Lewis Carroll | Sunday Observer

Lewis Carroll

Lewis Carroll is the pseudonym of mathematician Charles Lutwidge Dodgson, which he adopted when publishing his famous children’s novels.

The son of a Cheshire parson, Dodgson grew up in a large family which enjoyed composing magazines and putting on plays. In 1851, he went to Christ Church, Oxford. By 1855, he was lecturing in mathematics. He occupied a tower in the college for the rest of his life. He wrote many books on mathematics and logic, and enjoyed inventing puzzles and games and playing croquet.

His love of paradox and his fondness for small children led to the writing of Alice's Adventures in Wonderland (1865), a story which he began while rowing Lorina, Alice, and Edith, the three small daughters of the College Dean H G Liddell, up the Thames for a picnic near Binsey. A sequel, Through the Looking Glass and What Alice Found There, appeared in 1871.

Interviewed when she was old, Alice remembered him as tall and slender, with blue/grey eyes, longish hair, and ‘carrying himself upright, almost more than upright, as if he had swallowed a poker’.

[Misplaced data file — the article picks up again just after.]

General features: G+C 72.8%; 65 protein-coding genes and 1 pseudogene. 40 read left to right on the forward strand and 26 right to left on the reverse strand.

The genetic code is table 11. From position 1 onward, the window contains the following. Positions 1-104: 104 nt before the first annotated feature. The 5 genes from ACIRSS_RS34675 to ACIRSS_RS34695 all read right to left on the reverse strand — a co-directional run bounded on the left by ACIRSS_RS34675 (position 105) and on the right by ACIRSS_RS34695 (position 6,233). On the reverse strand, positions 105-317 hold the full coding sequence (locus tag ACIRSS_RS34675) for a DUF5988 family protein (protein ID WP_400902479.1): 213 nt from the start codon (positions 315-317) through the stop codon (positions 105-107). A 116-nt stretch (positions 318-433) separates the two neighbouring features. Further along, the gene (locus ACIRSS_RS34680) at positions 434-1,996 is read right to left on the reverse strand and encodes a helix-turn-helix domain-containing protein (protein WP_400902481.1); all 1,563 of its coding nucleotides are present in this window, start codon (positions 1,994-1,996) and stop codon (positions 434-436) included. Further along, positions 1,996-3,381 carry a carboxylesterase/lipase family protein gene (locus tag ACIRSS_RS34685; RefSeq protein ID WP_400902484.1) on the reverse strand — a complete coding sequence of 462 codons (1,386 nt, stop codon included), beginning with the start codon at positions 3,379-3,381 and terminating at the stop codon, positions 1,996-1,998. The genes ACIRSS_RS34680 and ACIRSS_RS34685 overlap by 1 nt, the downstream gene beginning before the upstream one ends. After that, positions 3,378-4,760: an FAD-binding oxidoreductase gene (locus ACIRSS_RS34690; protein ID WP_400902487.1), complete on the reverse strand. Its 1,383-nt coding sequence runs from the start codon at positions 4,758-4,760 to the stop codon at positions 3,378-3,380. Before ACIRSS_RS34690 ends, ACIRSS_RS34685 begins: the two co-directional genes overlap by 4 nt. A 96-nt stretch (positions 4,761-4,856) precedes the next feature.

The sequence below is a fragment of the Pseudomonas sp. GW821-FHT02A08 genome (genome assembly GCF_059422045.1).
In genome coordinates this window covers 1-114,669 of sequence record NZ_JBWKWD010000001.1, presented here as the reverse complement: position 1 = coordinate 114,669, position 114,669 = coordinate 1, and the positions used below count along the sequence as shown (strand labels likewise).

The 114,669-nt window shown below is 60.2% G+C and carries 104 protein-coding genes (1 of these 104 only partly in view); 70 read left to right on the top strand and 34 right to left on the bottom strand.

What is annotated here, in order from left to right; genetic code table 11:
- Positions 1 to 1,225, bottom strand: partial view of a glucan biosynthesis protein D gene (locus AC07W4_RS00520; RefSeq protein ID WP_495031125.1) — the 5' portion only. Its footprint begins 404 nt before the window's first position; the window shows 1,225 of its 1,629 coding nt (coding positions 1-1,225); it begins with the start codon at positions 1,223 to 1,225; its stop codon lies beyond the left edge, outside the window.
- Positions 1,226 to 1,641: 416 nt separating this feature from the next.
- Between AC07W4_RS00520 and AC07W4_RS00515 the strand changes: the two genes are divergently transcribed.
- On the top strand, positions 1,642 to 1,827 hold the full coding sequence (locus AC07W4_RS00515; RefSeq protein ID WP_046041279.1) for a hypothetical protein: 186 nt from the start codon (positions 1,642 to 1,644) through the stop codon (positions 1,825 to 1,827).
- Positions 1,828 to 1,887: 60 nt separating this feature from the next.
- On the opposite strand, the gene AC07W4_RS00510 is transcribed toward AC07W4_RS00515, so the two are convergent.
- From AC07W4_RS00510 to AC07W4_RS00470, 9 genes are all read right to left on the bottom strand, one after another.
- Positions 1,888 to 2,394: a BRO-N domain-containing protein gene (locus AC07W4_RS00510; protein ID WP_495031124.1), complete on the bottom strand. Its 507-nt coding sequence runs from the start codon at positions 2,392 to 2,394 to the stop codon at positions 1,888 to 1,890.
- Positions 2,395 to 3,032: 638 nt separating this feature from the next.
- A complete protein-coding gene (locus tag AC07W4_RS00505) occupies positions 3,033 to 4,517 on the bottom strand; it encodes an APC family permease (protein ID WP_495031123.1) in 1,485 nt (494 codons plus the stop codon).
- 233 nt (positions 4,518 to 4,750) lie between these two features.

He published Phantasmagoria and Other Poems in 1869, The Hunting of the Snark in 1876 and Sylvie and Bruno in 1889.

Dodgson wrote and received ‘wheelbarrows full’ of letters (a letter register he started in his late 20s and kept for the rest of his life records more than 98,000 sent and received). Many of these were on religious and political issues.

Further information about the life of Lewis Carroll can be found via the Oxford Dictionary of National Biography.

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